Incorporating Authentic Parent and Family Engagement in State Plans Under ESSA

By: Jason Smith and Dan Kaufman, Widmeyer Communications

Amy Katzel, Ken Sain and Rachel Zaentz also contributed to this paper.

Parent and Family Engagement Under ESSA

The Every Student Succeeds Act (ESSA) contains many new requirements and opportunities for SEAs, LEAs and Title I schools to conduct parent and family engagement—especially with parents and family members of low-income students—and includes a set-aside of at least one percent of Title I funds to ensure that districts and schools carry out these activities. In developing their state plans, specifically, the new law requires that SEAs:1

  • Engage in meaningful consultation with parents and other stakeholders
  • Allow the public at least 30 days to comment on the state plan before submitting it to ED for review
  • Confirm that their state plan will provide districts and schools with e ective parent and family engage- ment strategies.

Despite these provisions, many parents of low-income students and students of color remain skeptical about whether their public schools are really helping their children succeed.2 Parents also report that past efforts by SEAs and LEAs to engage them around standards, assessments and other reform initiatives have been largely inauthentic—top-down, one-way, one-and-done sales efforts with predetermined outcomes. The result? Missed opportunities to hear new ideas and solutions, poor implementation of many policies and programs, and lack of buy-in or even public backlash around reform initiatives. Supporters of the standards-based reform movement now know all too well the price to be paid when parents aren’t engaged properly. We need to move away from a check-the-box, compliance-based view of engagement and toward authentic parent and family engagement, and the ESSA state plans present a signi cant opportunity to take an important step in that direction. Importantly, to be truly authentic, these efforts must be decoupled from SEA and third-party advocacy efforts designed to mobilize the public around a specifc education reform agenda.

Why Authentic Parent and Family Engagement?

Authentic parent and family engagement requires time and effort. Yet the ESSA requirement isn’t the only reason to engage parents and families the right way. This more thoughtful approach will also help generate fresh ideas and policy perspectives from those who know students best, lead to greater support for the work of teachers and school leaders, and result in improved student outcomes.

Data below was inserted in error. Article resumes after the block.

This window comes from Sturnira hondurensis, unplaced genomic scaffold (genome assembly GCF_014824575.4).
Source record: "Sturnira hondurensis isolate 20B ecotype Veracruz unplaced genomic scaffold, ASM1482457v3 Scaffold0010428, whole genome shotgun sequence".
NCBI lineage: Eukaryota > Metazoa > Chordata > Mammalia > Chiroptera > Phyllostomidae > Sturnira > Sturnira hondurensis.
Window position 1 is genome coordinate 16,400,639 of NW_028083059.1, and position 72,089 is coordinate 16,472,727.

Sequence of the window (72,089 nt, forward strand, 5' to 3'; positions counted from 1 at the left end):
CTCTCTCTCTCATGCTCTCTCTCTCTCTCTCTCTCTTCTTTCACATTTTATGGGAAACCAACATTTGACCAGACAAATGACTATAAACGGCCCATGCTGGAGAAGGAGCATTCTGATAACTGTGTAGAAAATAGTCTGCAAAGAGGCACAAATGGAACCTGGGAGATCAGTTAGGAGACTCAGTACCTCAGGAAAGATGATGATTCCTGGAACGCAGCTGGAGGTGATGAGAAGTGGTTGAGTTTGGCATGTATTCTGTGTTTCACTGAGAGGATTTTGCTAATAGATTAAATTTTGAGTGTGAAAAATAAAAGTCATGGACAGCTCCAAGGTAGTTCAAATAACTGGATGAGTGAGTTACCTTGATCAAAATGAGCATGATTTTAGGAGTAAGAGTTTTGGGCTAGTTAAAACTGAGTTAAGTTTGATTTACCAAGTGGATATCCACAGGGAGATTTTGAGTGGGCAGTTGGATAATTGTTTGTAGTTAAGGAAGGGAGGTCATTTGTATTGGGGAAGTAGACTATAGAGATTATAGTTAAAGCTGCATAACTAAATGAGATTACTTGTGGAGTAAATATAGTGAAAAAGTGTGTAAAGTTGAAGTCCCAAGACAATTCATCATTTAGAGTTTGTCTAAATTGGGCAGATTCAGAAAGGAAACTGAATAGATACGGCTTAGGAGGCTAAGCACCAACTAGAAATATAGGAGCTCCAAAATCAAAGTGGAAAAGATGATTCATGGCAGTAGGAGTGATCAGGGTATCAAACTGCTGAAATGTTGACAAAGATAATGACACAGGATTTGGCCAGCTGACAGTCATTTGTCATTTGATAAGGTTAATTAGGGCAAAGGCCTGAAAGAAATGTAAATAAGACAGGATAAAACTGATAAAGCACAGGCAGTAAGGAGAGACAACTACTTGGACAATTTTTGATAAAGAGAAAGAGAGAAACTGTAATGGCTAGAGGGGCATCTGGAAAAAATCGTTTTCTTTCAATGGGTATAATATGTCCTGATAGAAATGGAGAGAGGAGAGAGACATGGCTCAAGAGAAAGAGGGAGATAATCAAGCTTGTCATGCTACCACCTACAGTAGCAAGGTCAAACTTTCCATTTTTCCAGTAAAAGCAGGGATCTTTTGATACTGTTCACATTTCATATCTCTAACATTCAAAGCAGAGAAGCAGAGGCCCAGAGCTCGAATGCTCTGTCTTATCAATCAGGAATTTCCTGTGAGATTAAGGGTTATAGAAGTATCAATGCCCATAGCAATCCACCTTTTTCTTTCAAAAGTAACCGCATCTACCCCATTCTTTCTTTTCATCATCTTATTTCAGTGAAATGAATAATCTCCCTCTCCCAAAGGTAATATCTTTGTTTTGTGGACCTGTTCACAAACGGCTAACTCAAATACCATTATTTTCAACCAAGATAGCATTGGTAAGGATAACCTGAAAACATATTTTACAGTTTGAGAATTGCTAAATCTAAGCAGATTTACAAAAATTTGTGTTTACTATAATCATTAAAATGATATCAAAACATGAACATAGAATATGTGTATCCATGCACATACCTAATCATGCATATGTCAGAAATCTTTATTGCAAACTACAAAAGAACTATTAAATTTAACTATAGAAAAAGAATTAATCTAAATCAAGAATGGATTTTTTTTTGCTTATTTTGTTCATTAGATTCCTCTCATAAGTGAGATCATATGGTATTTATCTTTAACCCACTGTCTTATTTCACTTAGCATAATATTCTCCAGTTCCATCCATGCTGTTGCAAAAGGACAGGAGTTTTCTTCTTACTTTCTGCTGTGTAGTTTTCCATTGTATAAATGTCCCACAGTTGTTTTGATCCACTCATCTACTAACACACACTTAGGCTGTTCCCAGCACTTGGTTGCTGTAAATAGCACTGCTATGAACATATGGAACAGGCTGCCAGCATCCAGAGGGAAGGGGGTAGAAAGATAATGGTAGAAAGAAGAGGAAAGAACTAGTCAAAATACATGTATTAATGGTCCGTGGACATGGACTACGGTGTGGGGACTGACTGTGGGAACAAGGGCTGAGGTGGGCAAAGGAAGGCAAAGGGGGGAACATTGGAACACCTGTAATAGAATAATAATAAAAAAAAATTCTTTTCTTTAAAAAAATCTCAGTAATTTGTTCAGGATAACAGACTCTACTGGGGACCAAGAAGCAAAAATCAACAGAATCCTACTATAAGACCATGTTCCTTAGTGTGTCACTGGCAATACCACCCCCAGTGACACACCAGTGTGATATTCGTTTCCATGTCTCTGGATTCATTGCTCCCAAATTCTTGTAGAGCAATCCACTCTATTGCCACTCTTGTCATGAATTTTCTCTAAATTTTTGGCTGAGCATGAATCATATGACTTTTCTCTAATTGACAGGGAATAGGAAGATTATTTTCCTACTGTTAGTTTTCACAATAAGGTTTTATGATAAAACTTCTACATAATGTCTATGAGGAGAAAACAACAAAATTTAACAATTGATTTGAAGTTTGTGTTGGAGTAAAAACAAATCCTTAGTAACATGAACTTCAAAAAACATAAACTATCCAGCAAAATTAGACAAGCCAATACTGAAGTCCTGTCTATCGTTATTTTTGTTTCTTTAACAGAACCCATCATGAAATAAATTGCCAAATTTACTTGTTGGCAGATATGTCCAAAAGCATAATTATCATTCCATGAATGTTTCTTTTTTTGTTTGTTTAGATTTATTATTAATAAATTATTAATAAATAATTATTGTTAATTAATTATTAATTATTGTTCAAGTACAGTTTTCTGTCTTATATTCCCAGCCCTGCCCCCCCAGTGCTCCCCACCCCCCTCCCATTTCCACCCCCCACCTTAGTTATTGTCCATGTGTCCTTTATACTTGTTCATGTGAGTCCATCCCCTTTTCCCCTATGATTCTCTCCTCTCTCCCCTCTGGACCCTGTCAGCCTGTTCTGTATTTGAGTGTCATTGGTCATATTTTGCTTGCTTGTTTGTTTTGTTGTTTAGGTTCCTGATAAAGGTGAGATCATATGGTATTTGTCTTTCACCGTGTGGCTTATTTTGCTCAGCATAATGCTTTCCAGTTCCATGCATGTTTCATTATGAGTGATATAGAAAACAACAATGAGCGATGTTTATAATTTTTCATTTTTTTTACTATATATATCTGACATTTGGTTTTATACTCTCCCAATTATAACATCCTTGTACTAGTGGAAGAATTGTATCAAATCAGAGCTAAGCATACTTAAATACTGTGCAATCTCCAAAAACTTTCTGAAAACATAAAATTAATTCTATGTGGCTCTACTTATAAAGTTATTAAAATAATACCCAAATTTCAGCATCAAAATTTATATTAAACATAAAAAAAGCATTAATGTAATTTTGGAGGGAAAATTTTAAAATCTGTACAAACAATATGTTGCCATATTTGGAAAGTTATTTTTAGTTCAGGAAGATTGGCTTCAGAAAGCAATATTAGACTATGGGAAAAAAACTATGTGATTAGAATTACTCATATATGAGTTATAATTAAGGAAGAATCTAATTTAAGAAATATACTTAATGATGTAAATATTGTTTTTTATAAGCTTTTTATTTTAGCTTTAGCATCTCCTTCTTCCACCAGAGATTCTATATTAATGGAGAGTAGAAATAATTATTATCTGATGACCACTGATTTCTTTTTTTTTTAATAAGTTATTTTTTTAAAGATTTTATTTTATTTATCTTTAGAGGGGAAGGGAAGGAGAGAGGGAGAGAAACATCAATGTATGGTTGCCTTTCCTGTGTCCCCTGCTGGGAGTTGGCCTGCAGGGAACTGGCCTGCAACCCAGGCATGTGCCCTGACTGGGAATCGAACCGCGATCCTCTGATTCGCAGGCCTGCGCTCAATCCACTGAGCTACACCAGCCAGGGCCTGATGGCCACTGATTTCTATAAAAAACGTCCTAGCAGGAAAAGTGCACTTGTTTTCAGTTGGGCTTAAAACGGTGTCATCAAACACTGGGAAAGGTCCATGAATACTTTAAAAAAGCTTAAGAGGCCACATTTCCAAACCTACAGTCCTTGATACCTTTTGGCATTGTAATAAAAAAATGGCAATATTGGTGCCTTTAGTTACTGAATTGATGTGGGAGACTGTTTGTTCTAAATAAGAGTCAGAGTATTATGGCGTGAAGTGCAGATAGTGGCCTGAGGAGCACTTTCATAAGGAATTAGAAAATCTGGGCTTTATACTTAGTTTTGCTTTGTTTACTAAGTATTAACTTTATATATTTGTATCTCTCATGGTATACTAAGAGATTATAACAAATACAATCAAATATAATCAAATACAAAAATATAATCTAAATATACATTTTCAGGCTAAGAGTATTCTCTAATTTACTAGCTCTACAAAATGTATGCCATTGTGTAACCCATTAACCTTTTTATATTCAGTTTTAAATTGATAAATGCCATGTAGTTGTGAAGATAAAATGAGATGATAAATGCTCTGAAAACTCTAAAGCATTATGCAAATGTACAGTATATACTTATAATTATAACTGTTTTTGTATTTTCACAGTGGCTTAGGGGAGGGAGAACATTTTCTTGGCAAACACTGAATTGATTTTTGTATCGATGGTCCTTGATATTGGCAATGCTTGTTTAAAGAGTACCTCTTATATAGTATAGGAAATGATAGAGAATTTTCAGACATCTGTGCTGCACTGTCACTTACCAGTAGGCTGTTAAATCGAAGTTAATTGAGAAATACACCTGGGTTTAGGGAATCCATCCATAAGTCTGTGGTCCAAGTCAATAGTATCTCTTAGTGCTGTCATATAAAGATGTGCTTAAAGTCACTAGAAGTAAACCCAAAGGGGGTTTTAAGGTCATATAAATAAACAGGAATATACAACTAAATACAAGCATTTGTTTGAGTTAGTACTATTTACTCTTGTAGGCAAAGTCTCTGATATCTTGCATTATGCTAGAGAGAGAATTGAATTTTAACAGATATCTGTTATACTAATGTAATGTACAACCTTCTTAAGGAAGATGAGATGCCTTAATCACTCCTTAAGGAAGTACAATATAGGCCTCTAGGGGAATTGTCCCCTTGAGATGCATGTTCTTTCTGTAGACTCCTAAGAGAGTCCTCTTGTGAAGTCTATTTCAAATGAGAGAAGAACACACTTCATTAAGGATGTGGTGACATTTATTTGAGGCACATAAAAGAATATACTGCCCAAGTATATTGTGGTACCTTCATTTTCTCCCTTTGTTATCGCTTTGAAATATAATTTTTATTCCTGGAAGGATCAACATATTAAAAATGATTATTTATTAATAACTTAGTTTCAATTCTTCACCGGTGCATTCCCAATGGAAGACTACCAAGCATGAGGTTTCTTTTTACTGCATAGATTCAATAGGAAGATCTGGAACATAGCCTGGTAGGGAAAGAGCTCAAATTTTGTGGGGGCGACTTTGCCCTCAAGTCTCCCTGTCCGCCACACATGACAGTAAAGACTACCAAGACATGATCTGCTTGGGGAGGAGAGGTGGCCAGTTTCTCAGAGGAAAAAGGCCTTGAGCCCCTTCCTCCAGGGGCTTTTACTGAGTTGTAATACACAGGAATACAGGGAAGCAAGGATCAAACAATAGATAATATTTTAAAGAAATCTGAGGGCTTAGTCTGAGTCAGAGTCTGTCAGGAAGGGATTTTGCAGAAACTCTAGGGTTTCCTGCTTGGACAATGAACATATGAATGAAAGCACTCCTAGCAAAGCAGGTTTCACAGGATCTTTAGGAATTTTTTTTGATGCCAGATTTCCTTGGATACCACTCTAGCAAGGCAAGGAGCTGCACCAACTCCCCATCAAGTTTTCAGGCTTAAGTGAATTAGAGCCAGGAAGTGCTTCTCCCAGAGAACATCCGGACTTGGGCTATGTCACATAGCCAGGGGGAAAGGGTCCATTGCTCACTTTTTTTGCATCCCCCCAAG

Most importantly, in terms of the policies and initiatives included in your state plan, unlike in the past, authentic parent and family engagement efforts that begin early in the process and continue through implementation should generate much greater stakeholder buy-in. And the next time a reform e ort faces obstacles when the going gets tough, you will have compelling new voices speaking out in support.

Guidelines for Authentic Parent and Family Engagement

While there is no single approach to proper parent and family engagement, here are some general guidelines to follow that will lead to stronger state plans and far greater buy-in:

Step 1Identify and Recruit Participants

Perhaps the most difficult part of authentic parent and family engagement is enlisting participants from all backgrounds and perspectives—especially from traditionally hard-to-reach parents and family members whose children have the highest stake in its outcome. Reaching out to civil rights organizations and other established community partners who work regularly with underrepresented families can help in identifying and recruiting a more ethnically diverse array of participants. However, it’s not enough to rely solely on this strategy, because it will likely result in participation by many of the same leaders, representatives and active individuals whose voices have been heard many times before.